Pruitt had a stroke “luckily and unluckily in June 1991.” She was glad it happened when it did because she was able to recover from numbing symptoms in time to work for the school year in August.
She retired from Livingstone and Hood in 1999, and that same year, she took a job as guidance office secretary and teacher at Knox Middle School.
She has been a member of Moores Chapel AME Zion Church for 57 years, Zeta Phi Beta for 52 years and the New Jubliee chorus for seven years.
Though she retired in June 2006, she is substitute teaching in the Rowan-Salisbury School System. Six grandchildren, four great-grandchildren and classrooms full of students still get the chance to share grandma’s wisdom.
The students always tell her, “Well, I guess that’s what my grandma would do.”
Other members of Livingstone’s 2008 Golden Graduates class are:
Alfred A. Adjahoe, Cleo Jackson Bailey, Althea Tillery Becton, Josephine Avery Bess, Rita Barber Blake, James Walter Bridges, the Rev. John L. Bruce, the Reverend Ocie M. Brown, Jossie C. Bruce, Shirley Bell Bynoe, Louise P. Campbell, Louise C. Collier, Mr. and Mrs. Jesse Corry, Annie Morton Davis, the Rev. Howard D. Davis, Lonnie P. Davis, Bertha Kornegay Edwards, Benjamin Floyd, Dr. Robert Gest III, Walter Goodman, Robert Hall, William M. Hall Jr., Jean M. Harley-Moore, Gladys McIntyre Hill, Lillie M. Hill, Doris Rivers Hood, Delores Bush Jenkins, Shirley Ann Johnson, Daniel Jolly, Loretta Chapman Kincaid, Shirley Ervin Leazer, Barbara L. Martin, Robert H. Mathes, Theodore Mattison, Janie Steele Mauney, Gerelene M. Mayfield, Dr. Willie McNeil Jr., Mrs. Lucealus Robinson McWharton, Eula Felton Monk, Wessie Morris, Mae R Neely, Barbara B. Patrick, Edward M. Patterson, Ella L. Peterkin, Annie Leazer Pruitt, Rebecca M. Pugh, Clarice Jones Sellers, Carrie Solomon, Donald L. Staton, Dr. Ndugu G. B. T’Ofori-Atta, Harold F. Thomas, Lentula D. Land Thomas, Sylvia Pinkett Tilghman, Esther M. Turnbull, James Williams and Jordan Kermit Wilson.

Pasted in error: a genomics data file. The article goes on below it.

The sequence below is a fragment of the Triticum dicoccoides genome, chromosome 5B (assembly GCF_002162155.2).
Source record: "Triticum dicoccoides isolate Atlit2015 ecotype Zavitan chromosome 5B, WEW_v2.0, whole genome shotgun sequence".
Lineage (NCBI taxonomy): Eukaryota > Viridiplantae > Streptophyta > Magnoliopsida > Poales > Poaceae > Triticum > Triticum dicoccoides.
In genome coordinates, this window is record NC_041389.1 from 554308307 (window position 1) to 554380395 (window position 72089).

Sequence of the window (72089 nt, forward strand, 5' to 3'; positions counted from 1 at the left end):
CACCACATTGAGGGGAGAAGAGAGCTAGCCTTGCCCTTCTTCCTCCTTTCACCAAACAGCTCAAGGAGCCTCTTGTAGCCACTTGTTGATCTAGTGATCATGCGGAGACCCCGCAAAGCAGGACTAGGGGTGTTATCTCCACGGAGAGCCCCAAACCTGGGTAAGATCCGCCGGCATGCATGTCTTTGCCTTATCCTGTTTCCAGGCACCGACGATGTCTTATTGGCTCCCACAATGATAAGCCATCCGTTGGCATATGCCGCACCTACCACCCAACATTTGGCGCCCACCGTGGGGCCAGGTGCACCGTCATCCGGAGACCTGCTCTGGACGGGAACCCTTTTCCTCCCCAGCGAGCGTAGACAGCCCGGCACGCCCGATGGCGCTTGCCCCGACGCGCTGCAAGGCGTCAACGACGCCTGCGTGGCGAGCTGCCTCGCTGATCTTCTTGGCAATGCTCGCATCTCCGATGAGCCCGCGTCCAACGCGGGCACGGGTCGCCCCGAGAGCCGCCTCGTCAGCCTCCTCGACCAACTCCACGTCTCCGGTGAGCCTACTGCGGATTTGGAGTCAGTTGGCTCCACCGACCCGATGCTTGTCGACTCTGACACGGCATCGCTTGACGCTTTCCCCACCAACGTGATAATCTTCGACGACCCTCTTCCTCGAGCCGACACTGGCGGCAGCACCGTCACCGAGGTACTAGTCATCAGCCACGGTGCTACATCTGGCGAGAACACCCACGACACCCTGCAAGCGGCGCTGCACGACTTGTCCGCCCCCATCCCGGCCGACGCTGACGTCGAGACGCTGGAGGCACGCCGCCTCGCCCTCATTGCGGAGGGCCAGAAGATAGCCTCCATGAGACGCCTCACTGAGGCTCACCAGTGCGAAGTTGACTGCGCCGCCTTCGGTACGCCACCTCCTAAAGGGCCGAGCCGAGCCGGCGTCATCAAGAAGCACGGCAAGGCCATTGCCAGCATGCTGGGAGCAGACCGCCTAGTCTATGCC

Comments

Comments closed.

Local

‘Meet the need’: Rowan County Health Department looks to add to vaccination options

Local

Seaford is first woman in county hired for town manager position since the ’90s

Local

Colonial Spring Frolic makes a comeback to kick off museum’s year

Local

Concord City Council wants to name bridge for fallen officer, Rowan native

Education

RSS administration will recommend selling Faith Elementary property to charter school

Business

Inspired by advice from father-in-law, Angela Mills launches her own business in memory of him

Local

Rowan County Democrats re-elect leaders, pass resolutions

Local

Baseball: Memories come alive in Ferebee book

Local

During Child Abuse Prevention Month, professionals reflect on detecting abuse in a virtual world

Business

Biz Roundup: Small Business Center announces spring slate of workshop for business owners

Clubs

Kiwanis Pancake Festival starts Friday

Local

Rowan fire marshal seeks to clear up confusion, worry caused by solicitation letter

Education

Fun every day: Fifth anniversary for Yadkin Path Montessori School

Nation/World

Charles: Royal family ‘deeply grateful’ for support for Philip

News

North Carolina sites to resume J&J vaccines after CDC review

News

Cooper OKs bill offering K-12 students summer school option

High School

High school football: Playoff time means get ready for ‘big-boy football’

High School

High school football: Hornets overpower South to secure playoff spot

Crime

Jeffrey MacDonald won’t be released despite deteriorating health

Business

Amazon warehouse workers reject union in Alabama

Nation/World

Ex-NFL player’s brain to be probed for trauma-related harm after Rock Hill shootings

Education

Duke University to require COVID vaccinations for fall term

Education

Cooper OKs bill offering K-12 students summer school option

High School

High school football: Record night for Pinckney as East cruises; Carson wins thriller in OT